Read Full Brief Here

Uncoordinated prescription opioid use in Michigan

Prescription opioids such as morphine, oxycodone, and hydrocodone provide pain relief to patients with chronic pain. However, these drugs also pose safety risks to patients. Opioid use can cause respiratory depression, resulting in overdose or death.

As prescription opioids have been used more extensively for pain control in the past two decades due to changing practice guidelines, overdose deaths surged in both Michigan and the United States. Notably, the majority of opioid-related disabilities and deaths result from patients taking opioids as prescribed, rather than from deliberate abuse or misuse. Furthermore, opioid-related deaths are frequently associated with concurrent use of prescribed antidepressants or benzodiazepines like Valium and Zanax.

Pain control is an essential part of patient care, and opioids are one of the primary pain treatments available. While most opioids are used and prescribed appropriately, a small number of patients receive numerous prescriptions from separate prescribers within a short period of time. This lack of coordination increases patients’ risk of accidental overdose and death. This issue brief analyzes accidental deaths from opioid overdoses in Michigan, uncoordinated opioid prescribing among privately insured Michigan patients in 2013, and policy options to improve safe prescribing in the state.

Key Findings

  • Uncoordinated opioid prescribing is a critical patient safety issue in Michigan, particularly for patients who receive a large volume of opioids from multiple prescribers. It is essential that patients receive appropriate pain control, which may include the use of opioids, but pain treatment should not jeopardize patient safety.
  • Accidental overdose deaths involving opioids (including prescription drugs and heroin) increased sixfold in Michigan between 1999 and 2013 (from 81 to 519 deaths). These opioid-related deaths represented 38 percent of all accidental drug deaths in 2013, up from 23 percent in 1999.
  • Accidental overdose deaths involving prescription opioids represented 43 percent of total opioid deaths in 2013. The remaining 57 percent of deaths were from heroin, which is noteworthy since some patients first become addicted to prescription drugs and then turn to heroin, the strongest form of opioid.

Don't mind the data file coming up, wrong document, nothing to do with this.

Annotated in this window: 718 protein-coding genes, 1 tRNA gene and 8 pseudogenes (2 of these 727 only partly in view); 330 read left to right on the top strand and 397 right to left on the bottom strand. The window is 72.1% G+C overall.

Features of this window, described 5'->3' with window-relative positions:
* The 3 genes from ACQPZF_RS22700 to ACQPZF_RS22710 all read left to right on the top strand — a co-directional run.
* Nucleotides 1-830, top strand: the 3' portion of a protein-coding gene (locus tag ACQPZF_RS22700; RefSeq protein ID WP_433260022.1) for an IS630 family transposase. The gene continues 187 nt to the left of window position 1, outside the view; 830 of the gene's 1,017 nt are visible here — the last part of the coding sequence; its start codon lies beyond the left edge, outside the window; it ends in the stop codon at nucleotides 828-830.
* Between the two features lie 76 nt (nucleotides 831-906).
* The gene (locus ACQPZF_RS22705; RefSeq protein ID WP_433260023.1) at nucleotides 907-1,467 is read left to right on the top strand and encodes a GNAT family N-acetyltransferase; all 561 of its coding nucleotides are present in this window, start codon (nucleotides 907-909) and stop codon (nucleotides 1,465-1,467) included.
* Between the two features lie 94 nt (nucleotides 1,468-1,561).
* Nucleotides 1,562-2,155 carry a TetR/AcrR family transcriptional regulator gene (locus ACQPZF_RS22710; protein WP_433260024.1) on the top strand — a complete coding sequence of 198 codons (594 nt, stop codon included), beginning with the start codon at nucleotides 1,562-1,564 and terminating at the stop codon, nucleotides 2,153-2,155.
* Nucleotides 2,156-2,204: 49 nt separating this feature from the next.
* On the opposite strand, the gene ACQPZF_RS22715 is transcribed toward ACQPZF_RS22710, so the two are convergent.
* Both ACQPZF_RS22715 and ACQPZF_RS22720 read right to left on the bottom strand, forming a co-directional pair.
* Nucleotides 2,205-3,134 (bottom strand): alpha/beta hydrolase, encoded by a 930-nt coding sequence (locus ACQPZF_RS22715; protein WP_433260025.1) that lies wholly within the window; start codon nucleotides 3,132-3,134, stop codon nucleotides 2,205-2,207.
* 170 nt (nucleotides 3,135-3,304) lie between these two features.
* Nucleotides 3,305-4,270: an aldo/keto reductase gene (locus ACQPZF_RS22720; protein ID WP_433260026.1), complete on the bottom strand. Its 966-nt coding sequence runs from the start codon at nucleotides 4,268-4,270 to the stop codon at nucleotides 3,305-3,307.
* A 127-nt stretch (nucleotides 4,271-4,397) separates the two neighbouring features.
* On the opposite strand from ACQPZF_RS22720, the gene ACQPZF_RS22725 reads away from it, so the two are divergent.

• In 2013, over 600 privately insured Michigan patients in the study group were defined as having uncoordinated opioid prescriptions (0.3 percent of all patients using prescription opioids). These patients filled at least ten opioid prescriptions from four or more providers within three months. As a result, they ran a higher risk of accidental overdose and death because their providers may not have been aware of all their opioid prescriptions.
  • In October 2015, the Michigan Prescription Drug and Opioid Abuse Task Force released its findings and recommendations.

Key recommendations to address these issues include:

  • Expanding provider education on safe opioid prescribing;
  • Requiring providers to have a bona-fide relationship with patients before prescribing controlled substances;
  • Launching a public awareness campaign;
  • Increasing access to the lifesaving overdose reversal drug naloxone;
  • Exploring the possibility of limiting criminal penalties for people who report or seek medical attention for overdoses; and
  • Improving the state’s database of controlled substance prescriptions and increasing its use by providers and pharmacists.

Read Full Brief Here

Health care spending for chronic conditions in Michigan

Chronic conditions affect millions of Americans and have a major impact on U.S. health care spending each year, accounting for seven out of every ten deaths in the United States annually. It is estimated that more than 75 percent of all health care costs are associated with chronic diseases. Approximately 45 percent of Americans nationwide are affected by at least one chronic condition, and 60 percent of adults in Michigan suffer from a chronic condition.

In 2010, roughly 30 percent of total national health care spending—$347 billion—was associated with the following chronic conditions: heart conditions, cancer, chronic obstructive pulmonary disease, asthma, diabetes, and hypertension. The largest contributing factors to the increase in the prevalence of such conditions include physical inactivity, tobacco use, and poor diet. Currently, over 95 percent of Michigan adults report at least one behavior that may increase their risk for chronic conditions.

This issue brief summarizes health care spending in Michigan for five common chronic conditions for Blue Cross and Blue Shield of Michigan members:

  • Coronary artery disease
  • Congestive heart failure
  • Chronic obstructive pulmonary disease
  • Depression
  • Diabetes

Read Full Brief Here


Suggested citation: A. Hammoud and M. Udow-Phillips. 2014. Healthcare Spending for Chronic Conditions in Michigan. Center for Healthcare Research & Transformation, Ann Arbor, MI.

Special thanks to Robyn Rontal and team.

Community Mental Health Services: Coverage and Delivery in Michigan

Michigan’s publicly funded mental health system has its origins in Public Act 54, signed in April 1963. This state law permitted counties to form Community Mental Health (CMH) boards to support and treat people with severe mental illness, developmental disabilities and substance abuse disorders outside of psychiatric hospitals and institutions.

The Act was intended to help states “provide for adequate community mental health centers to furnish needed services for persons unable to pay therefor.”

In 1974, Michigan’s PA 54 was repealed and replaced with Michigan PA 258, the Mental Health Code. The Michigan Mental Health Code is the basis for Michigan’s publicly funded mental health system today, allowing the creation of CMH agencies in single counties and CMH organizations in two or more counties.